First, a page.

RuathaWehrling chapter 1 . 11/18/2007
Hey again! I was scrolling down the list of new essays and when I clicked on this one - low and behold! - I found it was yours. :) I promise, I'm not trying to stalk!

Also, as long as I'm writing to you, thanks for the notice on that dress code essay. Feel free to keep pointing out essays I may have missed (you and I seem to write about similar topics, so you know what to look for).

And now, to the essay. First off, as usual, your grammar is excellent and the piece as a whole is coherent and rational. Well done! I've got no real technical arguments, though I might warn you that if you're not careful, bluntly stating your conclusion ("We should allow teachers to bear concealed weaponry in their place of work") as the last sentence can come across as a bit childish. It's okay in this piece, but keep an eye on it. Subtlety is generally better, especially when you've already made your opinion known earlier in the piece.

Concerning your sentence: "What is to happen if a teacher brings a concealed weapon onto the campus and the teacher becomes the one to createthe school shooting?" - First off, there's a little typo ("createthe"). Best clean that up. But I'd really like to offer a counter-point here:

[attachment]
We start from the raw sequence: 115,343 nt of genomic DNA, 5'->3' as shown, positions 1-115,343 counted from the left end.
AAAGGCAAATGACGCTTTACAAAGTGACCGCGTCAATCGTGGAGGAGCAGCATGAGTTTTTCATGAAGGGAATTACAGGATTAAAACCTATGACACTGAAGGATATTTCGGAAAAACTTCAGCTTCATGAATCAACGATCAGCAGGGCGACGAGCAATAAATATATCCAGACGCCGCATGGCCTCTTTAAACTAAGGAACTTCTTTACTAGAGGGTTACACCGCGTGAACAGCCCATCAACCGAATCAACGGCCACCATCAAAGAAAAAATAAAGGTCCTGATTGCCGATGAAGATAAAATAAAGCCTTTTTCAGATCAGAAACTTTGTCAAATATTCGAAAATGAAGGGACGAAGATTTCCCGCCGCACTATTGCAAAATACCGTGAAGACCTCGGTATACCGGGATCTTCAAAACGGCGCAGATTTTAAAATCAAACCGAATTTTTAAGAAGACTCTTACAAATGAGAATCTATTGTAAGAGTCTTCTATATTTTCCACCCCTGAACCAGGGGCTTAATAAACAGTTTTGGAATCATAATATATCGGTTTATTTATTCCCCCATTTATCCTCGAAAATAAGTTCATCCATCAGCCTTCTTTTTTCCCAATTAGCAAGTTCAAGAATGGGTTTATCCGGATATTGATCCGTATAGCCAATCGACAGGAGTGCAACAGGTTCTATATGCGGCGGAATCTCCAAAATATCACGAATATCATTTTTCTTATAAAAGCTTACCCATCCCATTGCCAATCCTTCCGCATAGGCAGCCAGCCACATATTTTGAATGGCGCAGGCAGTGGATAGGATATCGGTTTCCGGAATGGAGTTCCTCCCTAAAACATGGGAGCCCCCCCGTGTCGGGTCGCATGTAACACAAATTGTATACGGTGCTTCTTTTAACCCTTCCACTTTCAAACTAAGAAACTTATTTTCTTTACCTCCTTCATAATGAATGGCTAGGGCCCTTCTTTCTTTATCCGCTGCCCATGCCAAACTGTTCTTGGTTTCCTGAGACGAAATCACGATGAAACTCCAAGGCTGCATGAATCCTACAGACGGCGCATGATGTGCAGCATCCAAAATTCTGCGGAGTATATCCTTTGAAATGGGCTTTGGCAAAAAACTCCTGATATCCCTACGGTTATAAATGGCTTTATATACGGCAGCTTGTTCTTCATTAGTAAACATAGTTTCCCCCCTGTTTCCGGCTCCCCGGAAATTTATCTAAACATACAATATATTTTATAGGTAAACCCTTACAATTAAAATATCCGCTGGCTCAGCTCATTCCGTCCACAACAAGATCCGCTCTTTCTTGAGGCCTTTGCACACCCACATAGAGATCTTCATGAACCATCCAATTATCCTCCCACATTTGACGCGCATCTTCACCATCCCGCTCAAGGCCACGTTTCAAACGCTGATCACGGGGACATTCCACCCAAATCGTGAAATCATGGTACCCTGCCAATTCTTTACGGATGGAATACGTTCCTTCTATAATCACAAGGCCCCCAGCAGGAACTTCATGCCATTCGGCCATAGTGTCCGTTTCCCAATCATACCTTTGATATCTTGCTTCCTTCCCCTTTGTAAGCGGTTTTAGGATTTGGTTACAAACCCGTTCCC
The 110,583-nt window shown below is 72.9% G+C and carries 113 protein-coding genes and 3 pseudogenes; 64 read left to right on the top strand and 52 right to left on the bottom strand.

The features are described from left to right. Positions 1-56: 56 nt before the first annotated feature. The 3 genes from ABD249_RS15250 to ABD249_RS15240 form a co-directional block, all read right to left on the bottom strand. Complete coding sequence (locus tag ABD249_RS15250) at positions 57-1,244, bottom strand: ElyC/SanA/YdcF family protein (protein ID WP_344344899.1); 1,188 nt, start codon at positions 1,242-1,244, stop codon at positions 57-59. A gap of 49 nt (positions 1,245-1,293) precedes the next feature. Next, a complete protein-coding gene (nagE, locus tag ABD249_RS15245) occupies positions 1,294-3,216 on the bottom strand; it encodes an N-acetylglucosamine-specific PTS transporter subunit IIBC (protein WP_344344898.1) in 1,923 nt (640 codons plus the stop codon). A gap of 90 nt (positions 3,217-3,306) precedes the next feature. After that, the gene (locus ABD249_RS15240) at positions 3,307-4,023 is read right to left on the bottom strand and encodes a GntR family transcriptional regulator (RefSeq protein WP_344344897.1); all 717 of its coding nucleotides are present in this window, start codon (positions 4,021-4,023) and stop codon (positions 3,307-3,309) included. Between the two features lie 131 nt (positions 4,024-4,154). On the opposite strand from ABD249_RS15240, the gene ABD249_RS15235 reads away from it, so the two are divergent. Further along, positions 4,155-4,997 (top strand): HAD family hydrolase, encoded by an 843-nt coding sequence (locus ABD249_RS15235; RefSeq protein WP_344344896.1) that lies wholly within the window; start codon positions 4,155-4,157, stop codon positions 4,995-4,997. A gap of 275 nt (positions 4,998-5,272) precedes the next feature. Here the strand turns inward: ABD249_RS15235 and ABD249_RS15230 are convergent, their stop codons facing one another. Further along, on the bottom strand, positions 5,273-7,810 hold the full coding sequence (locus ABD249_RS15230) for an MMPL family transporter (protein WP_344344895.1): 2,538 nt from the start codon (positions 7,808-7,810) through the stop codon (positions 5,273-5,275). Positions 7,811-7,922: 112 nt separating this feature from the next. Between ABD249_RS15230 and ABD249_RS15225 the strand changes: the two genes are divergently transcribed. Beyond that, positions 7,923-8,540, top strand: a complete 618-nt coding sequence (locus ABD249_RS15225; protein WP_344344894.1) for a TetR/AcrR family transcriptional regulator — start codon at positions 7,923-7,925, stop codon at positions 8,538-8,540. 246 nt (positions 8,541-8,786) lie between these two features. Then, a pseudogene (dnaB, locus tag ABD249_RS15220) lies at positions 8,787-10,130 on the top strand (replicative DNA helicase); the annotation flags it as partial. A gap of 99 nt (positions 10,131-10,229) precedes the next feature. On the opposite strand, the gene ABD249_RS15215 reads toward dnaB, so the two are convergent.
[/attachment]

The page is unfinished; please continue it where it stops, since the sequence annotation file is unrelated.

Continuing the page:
Teachers opening fire on students is only one of two potentially-dangerous effects of this law. You later say, "one cannot have been diagnosed with any mental illnesses in the past or present nor can they have any bad marks shown from their background check," and that is true. However, that didn't stop mentally-unstable students at Columbine or Virginia Tech from getting ahold of guns, so it's not really a good defense against teachers either. On the other hand, if a teacher walking into school with an uzi over her shoulder, it's really not a "concealed" weapon anymore. Point is, the law isn't going to stop everyone who wants to shoot up a school, be they teachers or students. Some guns are going to get into unstable hands, and those unstable hands are unlikely to have filled out the paperwork for a concealed gun registry! As such, I don't see stating "teachers might use their concealed weapons to shoot kids" as particularly relevant to this topic. Know what I mean?